Wife filed a complaint on December 10, 2001, and an amended complaint on February 19, 2002, seeking $1000 per month alimony. During the pendency of this litigation Wife initiated a number of enforcement actions based on Husband’s non-compliance with the divorce decree. In its final ruling the family court awarded Wife $635 per month in alimony, adjusted to be retroactive from the date of the temporary hearing. In addition to noting its concern over the absence of Husband’s forthrightness regarding his income, the family court found Husband in contempt for failure to: (1) provide Wife with copies of family photographs, (2) pay Wife her equitable share of the marital home, (3) refrain from harassing Wife, and (4) communicate with Wife regarding issues with their children. Wife was awarded attorney’s fees as well.
STANDARD OF REVIEW
In appeals from the family court, this court may find facts in accordance with its own view of the preponderance of the evidence. Nasser-Moghaddassi v. Moghaddassi, 364 S.C. 182, 189, 612 S.E.2d 707, 711 (Ct. App. 2005) (citing Emery v. Smith, 361 S.C. 207, 213, 603 S.E.2d 598, 601 (Ct. App. 2004)). However, this broad scope of review does not require this court to disregard the family court’s findings. Lacke v. Lacke, 362 S.C. 302, 307, 608 S.E.2d 147, 149 (Ct. App. 2005) (citing Bowers v. Bowers, 349 S.C. 85, 561 S.E.2d 610 (Ct. App. 2002)); Badeaux v. Davis, 337 S.C. 195, 202, 522 S.E.2d 835, 838 (Ct. App 1999). Nor must we ignore the fact that the family court judge, who saw and heard the witnesses, was in a better position to evaluate their credibility and assign comparative weight to their testimony. Scott v. Scott, 354 S.C. 118, 124, 579 S.E.2d 620, 623 (2003) (citing Woodall v. Woodall, 322 S.C. 7, 10, 471 S.E. 2d 154, 157 (1996)). However, our broad scope of review does not relieve appellant of the burden of convincing this court the family court committed error. Nasser-Moghaddassi, 364 S.C. at 190, 612 S.E.2d at 711 (citing Skinner v. King, 272 S.C. 520, 522-23, 252 S.E.2d 891, 892 (1979)).
Husband argues the family court failed to effectuate the parties’ intention as found within the agreement with regard to the reservation of alimony. We disagree.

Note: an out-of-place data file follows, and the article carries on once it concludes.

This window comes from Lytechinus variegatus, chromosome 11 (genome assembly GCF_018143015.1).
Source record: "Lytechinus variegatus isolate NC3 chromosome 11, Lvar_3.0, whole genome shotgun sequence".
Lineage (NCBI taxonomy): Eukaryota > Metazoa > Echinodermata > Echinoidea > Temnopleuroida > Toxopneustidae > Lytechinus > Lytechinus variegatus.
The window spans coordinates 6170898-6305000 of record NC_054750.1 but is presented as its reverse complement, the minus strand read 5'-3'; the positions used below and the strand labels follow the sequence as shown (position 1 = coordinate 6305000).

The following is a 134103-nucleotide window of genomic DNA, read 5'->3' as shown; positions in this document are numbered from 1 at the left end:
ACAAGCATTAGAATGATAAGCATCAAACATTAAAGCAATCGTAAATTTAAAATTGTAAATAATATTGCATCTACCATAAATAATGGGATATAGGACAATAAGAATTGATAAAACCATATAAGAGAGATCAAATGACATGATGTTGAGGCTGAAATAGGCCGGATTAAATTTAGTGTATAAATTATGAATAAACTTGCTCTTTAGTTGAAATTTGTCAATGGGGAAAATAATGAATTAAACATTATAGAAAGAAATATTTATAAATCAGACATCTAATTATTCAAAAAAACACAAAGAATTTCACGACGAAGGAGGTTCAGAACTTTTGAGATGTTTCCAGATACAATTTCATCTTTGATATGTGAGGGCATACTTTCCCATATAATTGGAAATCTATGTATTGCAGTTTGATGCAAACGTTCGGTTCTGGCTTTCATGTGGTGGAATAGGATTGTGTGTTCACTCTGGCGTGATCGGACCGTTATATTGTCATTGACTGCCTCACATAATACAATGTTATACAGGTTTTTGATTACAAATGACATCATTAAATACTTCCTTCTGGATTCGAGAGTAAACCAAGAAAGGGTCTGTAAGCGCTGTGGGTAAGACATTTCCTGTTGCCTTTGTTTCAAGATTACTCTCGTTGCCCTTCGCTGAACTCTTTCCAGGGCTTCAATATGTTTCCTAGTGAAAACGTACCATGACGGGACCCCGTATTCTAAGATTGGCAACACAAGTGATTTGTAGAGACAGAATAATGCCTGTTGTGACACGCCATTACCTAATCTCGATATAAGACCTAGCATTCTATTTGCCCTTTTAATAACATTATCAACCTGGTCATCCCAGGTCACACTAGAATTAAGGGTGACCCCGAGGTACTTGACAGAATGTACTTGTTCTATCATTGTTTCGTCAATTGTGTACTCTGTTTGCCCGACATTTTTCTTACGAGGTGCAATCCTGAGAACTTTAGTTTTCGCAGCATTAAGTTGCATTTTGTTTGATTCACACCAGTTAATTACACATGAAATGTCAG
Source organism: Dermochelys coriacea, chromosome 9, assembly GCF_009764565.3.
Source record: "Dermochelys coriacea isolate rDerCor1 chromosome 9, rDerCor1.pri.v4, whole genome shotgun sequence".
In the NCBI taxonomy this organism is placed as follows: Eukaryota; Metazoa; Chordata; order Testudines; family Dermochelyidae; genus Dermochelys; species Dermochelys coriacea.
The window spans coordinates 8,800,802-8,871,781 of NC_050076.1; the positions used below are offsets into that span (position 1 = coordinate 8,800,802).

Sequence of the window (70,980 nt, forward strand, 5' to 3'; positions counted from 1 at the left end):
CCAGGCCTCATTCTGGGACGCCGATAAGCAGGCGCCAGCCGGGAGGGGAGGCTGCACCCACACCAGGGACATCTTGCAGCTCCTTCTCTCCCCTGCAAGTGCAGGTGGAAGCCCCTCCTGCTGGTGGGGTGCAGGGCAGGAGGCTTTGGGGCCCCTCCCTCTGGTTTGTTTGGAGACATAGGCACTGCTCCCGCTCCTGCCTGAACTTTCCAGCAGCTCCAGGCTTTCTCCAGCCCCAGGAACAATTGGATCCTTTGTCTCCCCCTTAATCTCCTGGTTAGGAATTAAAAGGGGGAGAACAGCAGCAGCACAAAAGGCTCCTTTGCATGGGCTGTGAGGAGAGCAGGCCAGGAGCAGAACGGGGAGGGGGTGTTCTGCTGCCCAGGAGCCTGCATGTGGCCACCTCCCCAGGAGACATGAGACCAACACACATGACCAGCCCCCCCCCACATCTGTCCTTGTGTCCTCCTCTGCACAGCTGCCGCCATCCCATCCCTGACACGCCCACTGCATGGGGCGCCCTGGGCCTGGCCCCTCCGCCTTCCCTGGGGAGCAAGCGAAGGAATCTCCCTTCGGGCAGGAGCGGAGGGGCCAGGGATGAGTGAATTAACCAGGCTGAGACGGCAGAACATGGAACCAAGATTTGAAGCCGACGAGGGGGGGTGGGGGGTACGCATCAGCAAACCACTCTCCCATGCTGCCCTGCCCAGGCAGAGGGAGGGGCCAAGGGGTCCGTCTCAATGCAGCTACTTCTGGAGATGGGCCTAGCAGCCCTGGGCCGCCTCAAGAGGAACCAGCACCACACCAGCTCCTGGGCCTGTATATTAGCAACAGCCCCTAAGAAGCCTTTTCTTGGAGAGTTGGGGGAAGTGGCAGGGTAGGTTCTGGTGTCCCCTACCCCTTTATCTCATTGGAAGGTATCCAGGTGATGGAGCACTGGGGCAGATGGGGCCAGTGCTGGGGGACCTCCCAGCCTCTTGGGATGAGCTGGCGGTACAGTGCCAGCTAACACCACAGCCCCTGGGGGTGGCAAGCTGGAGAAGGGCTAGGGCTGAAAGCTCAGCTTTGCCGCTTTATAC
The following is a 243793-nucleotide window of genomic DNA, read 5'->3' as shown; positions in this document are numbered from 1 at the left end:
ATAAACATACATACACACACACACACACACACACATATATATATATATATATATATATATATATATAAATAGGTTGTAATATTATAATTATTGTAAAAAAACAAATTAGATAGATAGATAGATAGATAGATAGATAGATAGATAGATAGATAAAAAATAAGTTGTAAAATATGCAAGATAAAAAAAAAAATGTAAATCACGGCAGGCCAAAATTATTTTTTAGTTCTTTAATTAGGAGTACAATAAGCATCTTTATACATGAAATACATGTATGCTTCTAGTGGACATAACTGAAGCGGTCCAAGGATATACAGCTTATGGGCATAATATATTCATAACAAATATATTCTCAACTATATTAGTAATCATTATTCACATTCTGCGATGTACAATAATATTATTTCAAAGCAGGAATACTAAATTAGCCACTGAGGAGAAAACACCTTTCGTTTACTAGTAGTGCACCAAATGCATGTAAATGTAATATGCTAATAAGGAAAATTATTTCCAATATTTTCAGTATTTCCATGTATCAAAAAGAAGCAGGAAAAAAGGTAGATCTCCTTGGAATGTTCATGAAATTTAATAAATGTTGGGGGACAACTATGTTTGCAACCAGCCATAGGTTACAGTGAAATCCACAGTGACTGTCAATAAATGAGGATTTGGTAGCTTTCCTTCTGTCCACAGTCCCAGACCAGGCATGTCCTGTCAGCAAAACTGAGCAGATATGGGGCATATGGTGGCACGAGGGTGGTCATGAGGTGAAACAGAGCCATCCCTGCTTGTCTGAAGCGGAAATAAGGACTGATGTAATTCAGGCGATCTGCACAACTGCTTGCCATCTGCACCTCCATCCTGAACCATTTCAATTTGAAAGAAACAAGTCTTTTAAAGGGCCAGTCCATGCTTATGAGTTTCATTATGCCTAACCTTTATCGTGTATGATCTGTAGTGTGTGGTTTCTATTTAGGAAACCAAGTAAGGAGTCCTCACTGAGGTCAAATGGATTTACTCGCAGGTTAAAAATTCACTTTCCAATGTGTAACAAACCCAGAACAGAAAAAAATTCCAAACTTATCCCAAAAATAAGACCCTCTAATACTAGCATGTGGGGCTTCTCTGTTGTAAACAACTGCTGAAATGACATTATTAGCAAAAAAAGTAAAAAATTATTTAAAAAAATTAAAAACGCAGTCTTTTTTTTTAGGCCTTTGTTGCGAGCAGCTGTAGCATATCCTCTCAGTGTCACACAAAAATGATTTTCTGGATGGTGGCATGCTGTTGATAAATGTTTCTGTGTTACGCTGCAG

Unambiguous marital agreements will be enforced according to their terms . . . . The court must enforce an unambiguous contract according to its terms, regardless of the contract’s wisdom or folly, or the parties’ failure to guard their rights carefully. To discover the intention of a contract, the court must first look to its language—if the language is perfectly plain and capable of legal construction, it alone determines the document’s force and effect.
Heins v. Heins, 344 S.C. 146, 158, 543 S.E.2d 224, 230 (Ct. App. 2001) (citing Lindsay v. Lindsay, 328 S.C. 329, 491 S.E.2d 583 (Ct. App. 1997); Ebert v. Ebert, 320 S.C. 331, 465 S.E.2d 121 (Ct. App. 1995); Ellis v. Taylor, 316 S.C. 245, 449 S.E.2d 487 (1994);
On the other hand, when an agreement is susceptible of more than one interpretation, it is ambiguous and the court should seek to determine the intent of the parties. Estate of Revis, 326 S.C. at 477, 484 S.E.2d at 116. Whether or not an ambiguity exists in an agreement must be determined from the language of the instrument. Steffenson v. Olsen, 360 S.C. 318, 322, 600 S.E.2d 129, 131 (Ct. App. 2004); Lindsay v. Lindsay, 328 S.C. 329, 491 S.E.2d 583 (
The exact language of the agreement adopted in the divorce decree reads, in pertinent part:
The parties agree to reserve the issue of alimony, each from the other, for a period of 5 years from the date of this hearing. During this 5-year period, either party may elect to assert a claim for alimony. If such a claim is not asserted during this 5-year period, such claim is extinguished when the 5-year period has ended.
A reservation of alimony is recognized as a mechanism to address a set of circumstances that may generate a need for alimony in the future. Donahue v. Donahue, 299 S.C. 353, 363, 384 S.E.2d 741, 747 (1989). Here, implicit in the parties’ agreement is their intention to prepare for unforeseen circumstances which might generate a future need for alimony by either party. The only contingency established by the plain language of the agreement mandates the claim be asserted within a five year period following the decree. Husband’s argument that the agreement is not clear and capable of legal construction is unpersuasive. Contrary to his contention, nothing in the agreement suggests the parties intended to express or imply additional conditions under which alimony may be sought. The terms of the agreement are clear and unambiguous on its face. Moreover, Husband’s suggestion the agreement failed for lack of “specifics” to assist the court in the propriety of an alimony claim is without merit. Section 20-3-130 of the South Carolina Code provides the family court with the appropriate guidelines for adjudicating such claims.